Ghanaian artist Otis Kwame Kye Quaicoe is recognised for his bold portrait paintings that explore contemporary Black representation, sartorial culture, and the African diaspora.Read More
Quaicoe was born in Accra, Ghana. He studied painting at the Ghanatta College of Art and Design, where he met artists Amoako Boafo and Kwesi Botchway, and graduated in 2008. In 2017, Quaicoe moved to Oregon, where he is currently based.
When living in Ghana, Quaicoe was influenced by the highly stylised, cinematic quality of handpainted film posters. After graduating from Ghanatta College, the artist furthered his interest in photography, experimenting in particular with studio and portrait photography. His interest in the way the camera could mediate the relationship between artist and subject shaped the direction of his early painting practice.
Otis Kwame Kye Quaicoe's portraits of Black figures depict friends, family, and colleagues, as well as strangers encountered on the internet or in public. Their relaxed, assured poses—whether seated, standing, or gazing towards the viewer—reflect the artist's attunement to his models and their demeanours, in a perceptive, empowered, and sympathetic representation of Black identity and the African diaspora.
Quaicoe's paintings are executed in vibrant, lush oils on canvas, with the use of colour in attire and pictorial background contrasting with the monochromatic bodies of his subjects. The noticeable absence of colour in skin subverts the focus of his works from purely that of racial identity to a dynamic figuration where fashion and objects reveal further dimensions to cultural and personal identities.
Cowboy hats, jewellery, and branded clothing reflect the globalisation of fashion in relation to the African American diaspora. Two young women wear identical Levi's t-shirts in Oneness (2021), while a pair of young men wear bold red Adidas football shirts in Ethos (2021). On colour, Quaicoe states: 'colour means a great deal where I come from. It's a distinguishing quality – the very means of self-expression.'
For his first solo exhibition in the United States, Quaicoe presented Black Like Me at Roberts Projects in 2020. Alluding to white American journalist John Howard Griffin's 1961 book of the same title, for which the author disguised himself as Black and travelled through the segregated Deep South, Quaicoe's exhibition may be seen as reclamation of Black representation or a contemporary re-examination of the Black American experience, as seen through the African diaspora.
On Black Like Me, Terence Trouillot compares Quaicoe's works to those of Black American figurative painters Barkley L. Hendricks and Kerry James Marshall, writing for Artforum: '... the artist deftly incorporates a variety of bright hues and displays a propensity for the sartorial... While an emphasis on colour and style seems to be the central conceit of Quaicoe's work, his treatment of black skin, with wide tonal variations of smooth and painterly greys, is a suitable counterpoint.'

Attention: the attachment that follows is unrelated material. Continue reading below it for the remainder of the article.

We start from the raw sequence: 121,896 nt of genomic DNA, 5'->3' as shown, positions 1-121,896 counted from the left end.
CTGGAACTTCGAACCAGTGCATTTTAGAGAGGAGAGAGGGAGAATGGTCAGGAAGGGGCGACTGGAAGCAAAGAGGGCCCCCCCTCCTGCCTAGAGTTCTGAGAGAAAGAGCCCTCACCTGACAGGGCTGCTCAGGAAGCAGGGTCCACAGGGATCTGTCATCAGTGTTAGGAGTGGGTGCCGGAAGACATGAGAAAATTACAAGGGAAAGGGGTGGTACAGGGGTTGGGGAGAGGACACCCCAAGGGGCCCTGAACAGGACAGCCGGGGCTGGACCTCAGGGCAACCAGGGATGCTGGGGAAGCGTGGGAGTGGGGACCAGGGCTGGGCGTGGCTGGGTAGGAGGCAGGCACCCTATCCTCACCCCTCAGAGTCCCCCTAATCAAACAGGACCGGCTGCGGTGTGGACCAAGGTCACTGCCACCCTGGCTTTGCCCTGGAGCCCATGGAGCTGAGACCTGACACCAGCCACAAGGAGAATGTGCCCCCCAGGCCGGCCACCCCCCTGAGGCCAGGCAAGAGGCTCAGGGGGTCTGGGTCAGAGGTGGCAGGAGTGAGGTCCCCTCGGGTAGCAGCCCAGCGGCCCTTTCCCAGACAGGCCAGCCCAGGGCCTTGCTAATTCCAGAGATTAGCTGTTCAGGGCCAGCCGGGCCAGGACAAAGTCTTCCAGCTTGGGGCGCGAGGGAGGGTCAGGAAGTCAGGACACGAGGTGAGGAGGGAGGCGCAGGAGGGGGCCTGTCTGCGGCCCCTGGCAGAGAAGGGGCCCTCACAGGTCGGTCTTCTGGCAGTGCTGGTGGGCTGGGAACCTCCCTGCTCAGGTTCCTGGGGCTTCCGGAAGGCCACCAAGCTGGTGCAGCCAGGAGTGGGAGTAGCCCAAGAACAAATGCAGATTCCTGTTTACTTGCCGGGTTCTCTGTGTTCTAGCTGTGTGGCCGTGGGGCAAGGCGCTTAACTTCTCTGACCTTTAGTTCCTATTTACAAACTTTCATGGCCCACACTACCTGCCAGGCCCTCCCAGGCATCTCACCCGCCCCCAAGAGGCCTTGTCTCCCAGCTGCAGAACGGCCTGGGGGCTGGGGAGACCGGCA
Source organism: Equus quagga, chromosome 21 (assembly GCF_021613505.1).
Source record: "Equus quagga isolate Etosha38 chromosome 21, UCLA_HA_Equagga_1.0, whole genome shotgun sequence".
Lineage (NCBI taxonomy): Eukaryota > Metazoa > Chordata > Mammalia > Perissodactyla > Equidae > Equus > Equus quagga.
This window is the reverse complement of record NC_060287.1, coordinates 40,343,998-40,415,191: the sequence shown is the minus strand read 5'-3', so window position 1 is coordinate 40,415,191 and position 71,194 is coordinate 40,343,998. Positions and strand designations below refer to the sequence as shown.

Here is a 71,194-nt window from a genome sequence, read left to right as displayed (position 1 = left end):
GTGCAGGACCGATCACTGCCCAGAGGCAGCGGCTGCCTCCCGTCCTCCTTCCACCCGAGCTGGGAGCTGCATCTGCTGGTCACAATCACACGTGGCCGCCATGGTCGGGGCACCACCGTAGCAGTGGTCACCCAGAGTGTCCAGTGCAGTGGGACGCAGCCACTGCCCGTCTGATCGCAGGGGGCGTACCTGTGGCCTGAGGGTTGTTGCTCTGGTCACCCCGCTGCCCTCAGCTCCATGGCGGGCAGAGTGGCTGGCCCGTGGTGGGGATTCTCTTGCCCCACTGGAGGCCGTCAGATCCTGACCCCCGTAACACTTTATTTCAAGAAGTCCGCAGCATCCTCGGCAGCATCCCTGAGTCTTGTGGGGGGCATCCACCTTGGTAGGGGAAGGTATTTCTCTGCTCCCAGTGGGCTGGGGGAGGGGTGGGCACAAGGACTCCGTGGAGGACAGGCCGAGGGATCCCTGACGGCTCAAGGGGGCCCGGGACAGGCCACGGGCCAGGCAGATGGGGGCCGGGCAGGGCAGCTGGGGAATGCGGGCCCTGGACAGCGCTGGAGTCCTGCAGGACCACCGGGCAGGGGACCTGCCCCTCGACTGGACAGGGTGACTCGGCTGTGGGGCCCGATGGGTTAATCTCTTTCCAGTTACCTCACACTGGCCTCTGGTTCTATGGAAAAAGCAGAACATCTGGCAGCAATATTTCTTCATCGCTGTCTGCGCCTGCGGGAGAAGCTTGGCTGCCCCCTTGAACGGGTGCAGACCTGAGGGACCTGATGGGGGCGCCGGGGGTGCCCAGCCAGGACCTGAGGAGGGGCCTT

Quaicoe's large-scale portraits are each set against sparse, brightly coloured backgrounds rendered in heavy impasto—a style distinct to the artist, which he states is influenced by northern Ghana's architecture, made of wood and mud. Turquoise blue enhances the figure in Man and his Black Cat (2019), while the primary colours blue, yellow, and red set the backdrop for David Theodore Cowboy (2019), a series of three virtually identical paintings of a man wearing a cowboy hat, his face half-covered with a turtleneck pulled up just high enough to reveal his nose stud and hoop earrings. Reminiscent of fashion or celebrity photography, Quaicoe's flamboyant portraits project his subjects to a powerful pop icon status through the artist's painterly narrative and their grand scale.
Otis Kwame Kye Quaicoe has presented in solo and group exhibitions throughout the United States and internationally.
Solo exhibitions include Otis Kwame Kye Quaicoe: 2021 Artist in Residence, Rubell Museum, Miami (2021); ONE BUT TWO (Haadzii), Roberts Projects, Los Angeles (2021); Black Like Me, Roberts Projects (2020).
Select group exhibitions include Ontology, Ross & Kramer, New York (2021); The Show Will Go On, Nassima Landau, Tel Aviv (2021); Life in Flowers, Luce Gallery, Turin (2021); Salon de Peinture, Almine Rech, New York (2021); Un Hiver à Paris, Almine Rech, Paris (2021); Friend Zone, Half Gallery, New York (2021); Painting Someone, Almine Rech, Shanghai (2020); Synchronicity, Roberts Projects (2020); BLACK VOICES / BLACK MICROCOSM, CFHILL Art Space, Stockholm (2020); Agony & Ecstasy, Gresham City Hall Art Gallery, Portland (2018); Au Naturel, Royal Nebeker Art Gallery, Astoria (2018); Spirited Robot, Chale Wote Art Festival, Accra (2017); Never Ending Story of African Children, Hos Oona Gallery, Vejle (2017).
Quaicoe's work is held in museum collections including the Los Angeles County Museum of Art; Portland Art Museum; High Museum of Art, Atlanta; and Fogg Museum at Harvard University, Cambridge.
Misong Kim | Ocula | 2022